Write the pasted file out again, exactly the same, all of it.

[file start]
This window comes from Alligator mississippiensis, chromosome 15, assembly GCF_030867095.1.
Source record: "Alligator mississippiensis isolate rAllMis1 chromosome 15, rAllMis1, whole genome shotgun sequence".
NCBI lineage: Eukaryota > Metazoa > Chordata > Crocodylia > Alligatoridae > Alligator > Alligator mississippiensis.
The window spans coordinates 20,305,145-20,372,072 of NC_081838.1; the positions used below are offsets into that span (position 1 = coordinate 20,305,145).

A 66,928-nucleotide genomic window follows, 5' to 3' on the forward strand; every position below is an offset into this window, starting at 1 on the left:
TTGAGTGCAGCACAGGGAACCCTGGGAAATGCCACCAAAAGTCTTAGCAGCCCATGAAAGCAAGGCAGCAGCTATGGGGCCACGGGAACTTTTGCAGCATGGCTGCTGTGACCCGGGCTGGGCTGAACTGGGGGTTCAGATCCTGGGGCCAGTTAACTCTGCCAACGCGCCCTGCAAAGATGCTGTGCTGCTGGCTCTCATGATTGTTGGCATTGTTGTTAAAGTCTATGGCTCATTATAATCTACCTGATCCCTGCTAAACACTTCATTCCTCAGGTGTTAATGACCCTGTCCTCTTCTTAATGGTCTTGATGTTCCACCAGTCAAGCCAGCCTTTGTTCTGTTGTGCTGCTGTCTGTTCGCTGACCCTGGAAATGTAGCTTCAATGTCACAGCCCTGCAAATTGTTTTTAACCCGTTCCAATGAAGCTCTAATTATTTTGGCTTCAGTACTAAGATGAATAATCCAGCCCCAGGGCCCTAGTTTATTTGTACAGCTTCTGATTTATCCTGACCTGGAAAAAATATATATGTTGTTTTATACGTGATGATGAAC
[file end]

This window comes from Alligator mississippiensis, chromosome 15, assembly GCF_030867095.1.
Source record: "Alligator mississippiensis isolate rAllMis1 chromosome 15, rAllMis1, whole genome shotgun sequence".
NCBI lineage: Eukaryota > Metazoa > Chordata > Crocodylia > Alligatoridae > Alligator > Alligator mississippiensis.
The window spans coordinates 20,305,145-20,372,072 of NC_081838.1; the positions used below are offsets into that span (position 1 = coordinate 20,305,145).

A 66,928-nucleotide genomic window follows, 5' to 3' on the forward strand; every position below is an offset into this window, starting at 1 on the left:
TTGAGTGCAGCACAGGGAACCCTGGGAAATGCCACCAAAAGTCTTAGCAGCCCATGAAAGCAAGGCAGCAGCTATGGGGCCACGGGAACTTTTGCAGCATGGCTGCTGTGACCCGGGCTGGGCTGAACTGGGGGTTCAGATCCTGGGGCCAGTTAACTCTGCCAACGCGCCCTGCAAAGATGCTGTGCTGCTGGCTCTCATGATTGTTGGCATTGTTGTTAAAGTCTATGGCTCATTATAATCTACCTGATCCCTGCTAAACACTTCATTCCTCAGGTGTTAATGACCCTGTCCTCTTCTTAATGGTCTTGATGTTCCACCAGTCAAGCCAGCCTTTGTTCTGTTGTGCTGCTGTCTGTTCGCTGACCCTGGAAATGTAGCTTCAATGTCACAGCCCTGCAAATTGTTTTTAACCCGTTCCAATGAAGCTCTAATTATTTTGGCTTCAGTACTAAGATGAATAATCCAGCCCCAGGGCCCTAGTTTATTTGTACAGCTTCTGATTTATCCTGACCTGGAAAAAATATATATGTTGTTTTATACGTGATGATGAAC